Thursday 1 August 2013

Phylogenetic clunkiness

Writing a bacterial phylogenetics paper is probably the most agonizing type of paper to write due to the clunkiness of the language. But it's not the jargon that make life hell, it's the missing jargon that make it hard. The quantity of jargon actually make life a bit easier, but the lack of some blatantly useful words makes it painfully clunky and stuffy.
Reading a phylogenetics paper is generally visually painful due to the frequent usage of italics and "quote" marks. A phenomenon that I once read described aptly as a "typographic circus" by someone on a Wikipedia talk page. The italics are for taxa described validly according to the bacteriological code, whereas quotes are reserved for candidate taxa which have not been validated yet —the bugs exist, but nobody has done the paperwork. Nevertheless, the aesthetic problem is trivial compared to the lexal ones…
One such problem is the lack of trivial names (common names).
Only a few groups of  bacteria have trivial names and for some reason in microbiology, unlike botany, scientific names are rarely "trivialised", a process of making an English word for a member of a taxa, for example, a crustacean is a member of the family Crustacea and a bromeliad is a member of the genus Bromelia.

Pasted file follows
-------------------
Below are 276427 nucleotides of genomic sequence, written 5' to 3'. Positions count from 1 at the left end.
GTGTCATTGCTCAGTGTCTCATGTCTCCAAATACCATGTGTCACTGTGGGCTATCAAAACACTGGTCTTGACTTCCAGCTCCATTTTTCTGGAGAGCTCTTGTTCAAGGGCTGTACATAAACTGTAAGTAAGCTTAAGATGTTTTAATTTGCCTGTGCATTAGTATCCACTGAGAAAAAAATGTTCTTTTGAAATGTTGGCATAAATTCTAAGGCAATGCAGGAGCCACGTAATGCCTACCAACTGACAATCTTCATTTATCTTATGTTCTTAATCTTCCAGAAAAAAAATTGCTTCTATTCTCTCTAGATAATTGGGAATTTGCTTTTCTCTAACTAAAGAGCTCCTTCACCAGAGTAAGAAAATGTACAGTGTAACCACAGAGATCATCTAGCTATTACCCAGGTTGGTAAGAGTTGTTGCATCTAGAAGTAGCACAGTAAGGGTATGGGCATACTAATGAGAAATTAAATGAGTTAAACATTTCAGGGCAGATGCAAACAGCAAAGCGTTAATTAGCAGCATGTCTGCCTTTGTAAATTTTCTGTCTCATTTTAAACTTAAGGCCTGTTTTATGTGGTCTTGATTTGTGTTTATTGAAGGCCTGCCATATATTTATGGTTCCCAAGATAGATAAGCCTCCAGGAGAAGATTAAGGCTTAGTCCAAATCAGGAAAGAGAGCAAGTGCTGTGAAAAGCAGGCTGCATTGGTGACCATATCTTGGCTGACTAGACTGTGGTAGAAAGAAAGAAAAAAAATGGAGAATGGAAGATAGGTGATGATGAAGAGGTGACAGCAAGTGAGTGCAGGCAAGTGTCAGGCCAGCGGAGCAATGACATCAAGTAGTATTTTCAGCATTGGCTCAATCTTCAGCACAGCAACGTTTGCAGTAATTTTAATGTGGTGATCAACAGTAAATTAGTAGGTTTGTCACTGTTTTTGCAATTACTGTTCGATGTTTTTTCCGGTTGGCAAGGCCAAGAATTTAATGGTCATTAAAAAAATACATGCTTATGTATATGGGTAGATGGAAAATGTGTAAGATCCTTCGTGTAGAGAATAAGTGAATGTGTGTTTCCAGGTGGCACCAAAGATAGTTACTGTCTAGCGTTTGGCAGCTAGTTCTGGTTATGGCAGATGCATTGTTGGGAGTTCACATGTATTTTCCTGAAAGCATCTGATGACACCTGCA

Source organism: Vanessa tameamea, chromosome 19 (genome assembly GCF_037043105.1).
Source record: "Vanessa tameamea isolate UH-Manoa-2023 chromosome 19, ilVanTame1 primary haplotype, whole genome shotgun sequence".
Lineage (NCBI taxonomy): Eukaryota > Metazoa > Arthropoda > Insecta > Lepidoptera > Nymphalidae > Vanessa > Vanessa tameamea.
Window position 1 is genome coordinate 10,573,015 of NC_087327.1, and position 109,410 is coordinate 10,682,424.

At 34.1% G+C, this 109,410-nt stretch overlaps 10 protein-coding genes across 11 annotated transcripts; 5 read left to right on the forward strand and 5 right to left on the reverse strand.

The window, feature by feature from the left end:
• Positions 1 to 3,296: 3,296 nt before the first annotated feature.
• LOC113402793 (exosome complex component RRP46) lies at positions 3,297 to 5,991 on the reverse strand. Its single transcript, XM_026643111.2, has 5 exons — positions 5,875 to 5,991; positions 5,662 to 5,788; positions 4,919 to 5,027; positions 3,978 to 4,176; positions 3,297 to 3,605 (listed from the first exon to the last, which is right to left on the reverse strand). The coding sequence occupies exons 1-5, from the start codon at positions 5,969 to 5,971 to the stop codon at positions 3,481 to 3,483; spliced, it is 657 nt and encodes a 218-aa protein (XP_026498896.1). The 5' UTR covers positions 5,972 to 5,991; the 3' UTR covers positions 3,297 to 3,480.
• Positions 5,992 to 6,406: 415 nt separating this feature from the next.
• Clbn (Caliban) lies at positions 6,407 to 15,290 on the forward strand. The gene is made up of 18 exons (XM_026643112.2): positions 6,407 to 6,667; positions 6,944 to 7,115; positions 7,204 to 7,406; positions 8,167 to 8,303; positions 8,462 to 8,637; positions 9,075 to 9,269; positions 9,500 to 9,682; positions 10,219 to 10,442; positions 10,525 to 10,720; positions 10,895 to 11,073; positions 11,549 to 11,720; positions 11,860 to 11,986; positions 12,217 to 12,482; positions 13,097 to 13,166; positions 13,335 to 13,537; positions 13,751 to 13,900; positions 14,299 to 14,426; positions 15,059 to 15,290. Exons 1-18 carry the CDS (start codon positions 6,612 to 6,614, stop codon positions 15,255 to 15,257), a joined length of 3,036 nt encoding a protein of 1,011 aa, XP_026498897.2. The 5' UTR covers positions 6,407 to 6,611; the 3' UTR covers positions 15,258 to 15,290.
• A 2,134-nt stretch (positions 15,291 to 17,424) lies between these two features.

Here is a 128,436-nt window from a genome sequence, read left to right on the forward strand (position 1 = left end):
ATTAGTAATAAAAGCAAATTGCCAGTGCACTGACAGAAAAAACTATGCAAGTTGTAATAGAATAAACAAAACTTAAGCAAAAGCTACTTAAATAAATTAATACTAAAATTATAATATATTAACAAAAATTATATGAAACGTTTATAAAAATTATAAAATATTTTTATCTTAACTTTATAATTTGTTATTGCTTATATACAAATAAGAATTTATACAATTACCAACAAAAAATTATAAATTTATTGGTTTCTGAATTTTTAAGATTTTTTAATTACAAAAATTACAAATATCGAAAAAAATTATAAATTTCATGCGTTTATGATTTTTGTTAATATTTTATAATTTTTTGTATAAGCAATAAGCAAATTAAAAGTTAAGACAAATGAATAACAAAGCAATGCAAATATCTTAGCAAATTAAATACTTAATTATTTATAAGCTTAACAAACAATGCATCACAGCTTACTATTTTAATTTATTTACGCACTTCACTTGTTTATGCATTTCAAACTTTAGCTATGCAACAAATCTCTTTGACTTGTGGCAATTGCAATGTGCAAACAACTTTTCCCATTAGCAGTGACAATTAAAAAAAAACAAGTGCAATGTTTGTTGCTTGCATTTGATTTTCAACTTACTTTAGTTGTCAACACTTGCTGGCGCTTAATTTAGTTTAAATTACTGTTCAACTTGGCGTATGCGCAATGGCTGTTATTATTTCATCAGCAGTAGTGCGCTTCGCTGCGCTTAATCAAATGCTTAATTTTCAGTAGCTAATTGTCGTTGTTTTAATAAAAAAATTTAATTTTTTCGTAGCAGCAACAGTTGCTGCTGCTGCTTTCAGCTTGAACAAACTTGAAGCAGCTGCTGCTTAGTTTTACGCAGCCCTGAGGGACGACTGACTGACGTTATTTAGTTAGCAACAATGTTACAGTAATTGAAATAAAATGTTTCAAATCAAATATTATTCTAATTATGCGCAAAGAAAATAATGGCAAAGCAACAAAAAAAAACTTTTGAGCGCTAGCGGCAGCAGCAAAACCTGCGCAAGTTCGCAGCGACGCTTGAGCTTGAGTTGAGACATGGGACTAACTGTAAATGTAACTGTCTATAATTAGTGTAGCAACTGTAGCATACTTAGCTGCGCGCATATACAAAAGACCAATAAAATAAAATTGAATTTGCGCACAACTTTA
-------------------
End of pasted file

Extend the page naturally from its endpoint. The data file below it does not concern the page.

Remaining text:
The most notable exceptions are a proteobacterium (a member of the phylum Protobacteria), an enterobacterium (a member of the family Enterobacteriales) and a pseudomonad (a member of the genus Pseudomonas). This is a shame as it circumvents the repetitive clunkiness and stuffiness. Taxonomic names, after all, are labels for the group, which can adopt a metaphorical usage to denote one of its members, primarily due to the quirkiness of the Latin name: for example, a group of sheep is a flock, but calling a single sheep a flock would sound awkward, whereas calling a sheep an Ovis sounds less weird, just technical. However, the phrase "a member of the" becomes really trite really quickly, one alternative is to use the word sp. (species), but it is still a bit weird: is the supposed to be the indefinite article "an" before Ovis sp.? A further perk is that a trivial name often allows adjectives to be formed, which is much nicer to read than a noun used adjectivally or "of the".
This last note is related to another problem with the Latin grammar of the nomenclature: all higher ranked names are plurals in Latin whereas there is only one of them (there are several members). In Latin (and other romance languages) collective nouns are plurals, whereas in English they are generally singulars (grammatical concord), but can be treated as plurals in informal speech (notional concord), e.g. the Alps is a mountain range (grammatical concord), the band are playing (notional concord). It does seem like a minor nuisance, but it gets really knotty when describing relationships and last common ancestors… on the plus side though the pride in the "look at my fancy Latin" is pretty nice.